MasterCard appeals Commission decision on cross-border fees

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MasterCard decided yesterday to challenge last December’s decision by the European Commission which confirmed the illegality of cross-border interchange fees imposed by the American company to all transactions made in Europe with a credit or debit card.

MasterCard launched a formal appeal at the European Court of First Instance, which deals with disputes between private companies and the EU institutions.

The American company considers its multilateral interchange fees (MIF) to be “fair” and complains about the regulatory approach chosen by the Commission. MasterCard fears that if the Commission’s decision is followed by European national regulators it would be “a blow” to the whole European payment industry.

A multilateral interchange fee is an interbank payment made for each transaction carried out with a payment card. In the EU over 23 billion payments are made every year with payment cards, the overall value of which exceeds 1,350 billion euros.

sector inquiry into retail banking conducted by the Commission between 2005 and 2006 found that in five European countries (Denmark, the Netherlands, Norway, Finland and Luxembourg) the payment card system worked well without MIFs.

Nevertheless, the Commission recognises that a complete and immediate elimination of the interchange fees would have negative effects on the market. Therefore, Brussels does not consider MIFs to be illegal as such, but holds that the system is compatible with EU competition rules “if it contributes to technical and economic progress and benefits consumers”.

MasterCard, and previously Visa, must gradually reduce their fees, or risk heavy fines from Brussels. Last December the Commission threatened MasterCard with a daily fine of 3.5% of its daily global turnover in the preceding business year. The Visa system’s exemption period expired at the end of 2007.

While appealing to the EU Court, MasterCard reaffirmed its intention to comply with the Commission’s decision before the dispute is settled. The proceedings are open-ended and can sometimes go on for years.

The Commission is seeking to do away with anti-competitive behaviour in the payment card sector ahead of the full introduction of the Single Euro Payments Area (SEPA), which was officially launched at the beginning of 2008. By the end of 2010 all the payment cards in Europe have to be replaced by new SEPA-compliant cards (see our Links Dossier on SEPA).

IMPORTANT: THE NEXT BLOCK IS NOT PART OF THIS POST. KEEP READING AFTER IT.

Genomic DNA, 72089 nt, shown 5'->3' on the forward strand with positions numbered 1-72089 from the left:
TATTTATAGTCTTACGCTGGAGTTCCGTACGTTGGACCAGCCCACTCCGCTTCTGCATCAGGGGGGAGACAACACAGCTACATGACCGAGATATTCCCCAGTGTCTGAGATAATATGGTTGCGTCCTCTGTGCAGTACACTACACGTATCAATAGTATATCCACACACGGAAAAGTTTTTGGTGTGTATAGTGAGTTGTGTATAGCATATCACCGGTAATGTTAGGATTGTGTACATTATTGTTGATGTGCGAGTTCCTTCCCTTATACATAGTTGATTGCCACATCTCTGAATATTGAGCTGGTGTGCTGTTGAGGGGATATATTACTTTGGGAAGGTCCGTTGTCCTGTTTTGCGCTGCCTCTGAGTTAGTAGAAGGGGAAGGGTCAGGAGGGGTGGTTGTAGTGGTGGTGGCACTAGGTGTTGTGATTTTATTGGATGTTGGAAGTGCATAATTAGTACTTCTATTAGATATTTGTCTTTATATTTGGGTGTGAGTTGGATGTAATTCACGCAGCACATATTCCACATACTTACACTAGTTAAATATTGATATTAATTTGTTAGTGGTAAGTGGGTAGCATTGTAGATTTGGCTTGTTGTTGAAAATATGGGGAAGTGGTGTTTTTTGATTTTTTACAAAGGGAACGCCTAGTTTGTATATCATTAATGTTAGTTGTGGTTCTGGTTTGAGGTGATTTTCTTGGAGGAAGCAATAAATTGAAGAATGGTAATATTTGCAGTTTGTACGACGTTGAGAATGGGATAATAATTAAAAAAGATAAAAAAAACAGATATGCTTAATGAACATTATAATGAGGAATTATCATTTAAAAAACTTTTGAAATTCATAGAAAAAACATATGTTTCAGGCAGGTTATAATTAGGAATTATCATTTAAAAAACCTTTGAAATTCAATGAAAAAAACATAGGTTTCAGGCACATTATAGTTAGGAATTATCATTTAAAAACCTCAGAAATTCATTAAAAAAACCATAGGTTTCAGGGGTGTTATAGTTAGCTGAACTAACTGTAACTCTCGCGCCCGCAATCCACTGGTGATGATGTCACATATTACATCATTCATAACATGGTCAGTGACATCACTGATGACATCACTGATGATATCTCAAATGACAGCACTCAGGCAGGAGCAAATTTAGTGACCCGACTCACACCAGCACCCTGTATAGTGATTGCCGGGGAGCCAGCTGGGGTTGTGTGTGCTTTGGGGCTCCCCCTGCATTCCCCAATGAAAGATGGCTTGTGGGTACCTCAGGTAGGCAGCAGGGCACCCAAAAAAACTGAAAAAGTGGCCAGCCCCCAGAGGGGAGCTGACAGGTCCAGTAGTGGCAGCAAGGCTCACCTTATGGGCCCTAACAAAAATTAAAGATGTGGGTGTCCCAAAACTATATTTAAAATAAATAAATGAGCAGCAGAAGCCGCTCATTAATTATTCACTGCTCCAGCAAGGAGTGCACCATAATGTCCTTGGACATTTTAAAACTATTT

Javier Perez, president of MasterCard Europe, 
commented: "MasterCard firmly believes that market forces, not regulation, should drive key decisions such as the setting of interchange fees and retailers' choices over which forms of payment to accept. If left unchallenged, and especially if followed by national regulators, the Commission's decision would not only be bad news for consumers but a blow to the European payments industry". 

"The Single Euro(pean) Payments Area for payment cards, launched at the beginning of the year, will continue to require enormous investment and commitment by market players. It's difficult to expect them to expand into new markets when regulation lowers the incentive to take those risks. In our view, the best way to proceed for the payments industry and SEPA is to follow the established European public policy principle of relying on competition to deliver what consumers want," he added.

Upon the day of the Commission's decision against MasterCard, Competition Commissioner Neelie Kroes said: "Multilateral interchange fee agreements such as MasterCard's inflate the cost of card acceptance by retailers. Consumers foot the bill, as they risk paying twice for payment cards: once through annual fees to their bank and a second time through inflated retail prices paid not only by card users but also by customers paying cash. The Commission will accept these fees only where they are clearly fostering innovation to the benefit of all users."

"This is a tax on all retail transactions and a blatant violation of the EC competition rules", argued Xavier R. Durieu, Secretary General of EuroCommerce, commenting a recent action by the Commission. "All consumers pay a hidden tax through higher sales prices: a SEPA based on MIF products will deliver the opposite of its promises (increased competition and lower prices), because the mechanism distorts competition".

The Commission ruled on 19 December that MasterCard's multilateral interchange fees (MIF) for cross-border payment card transactions violate EU rules on restrictive business practices. 

MasterCard's MIFs range between 0.4% of the transaction value and 1.05% for payments with Maestro debit cards, and between 0.80% and 1.20% for transactions with MasterCard consumer credit cards.

In 2002, the Commission decided to temporarily allow the same system applied by Visa, provided the company lowered its MIFs. Visa agreed to progressively reduce the level of its fees from an average of 1.1% to 0.7% for debit card payments, and established a flat-rate fee of 0.28 euros for debit card transactions. The exemption expired at the end of 2007.

  • In the coming years, the European Court of First Instance will rule on the EU Commission/Mastercard case.
  • 31 Dec. 2010: Deadline for the replacement of current credit cards with SEPA-compliant cards.

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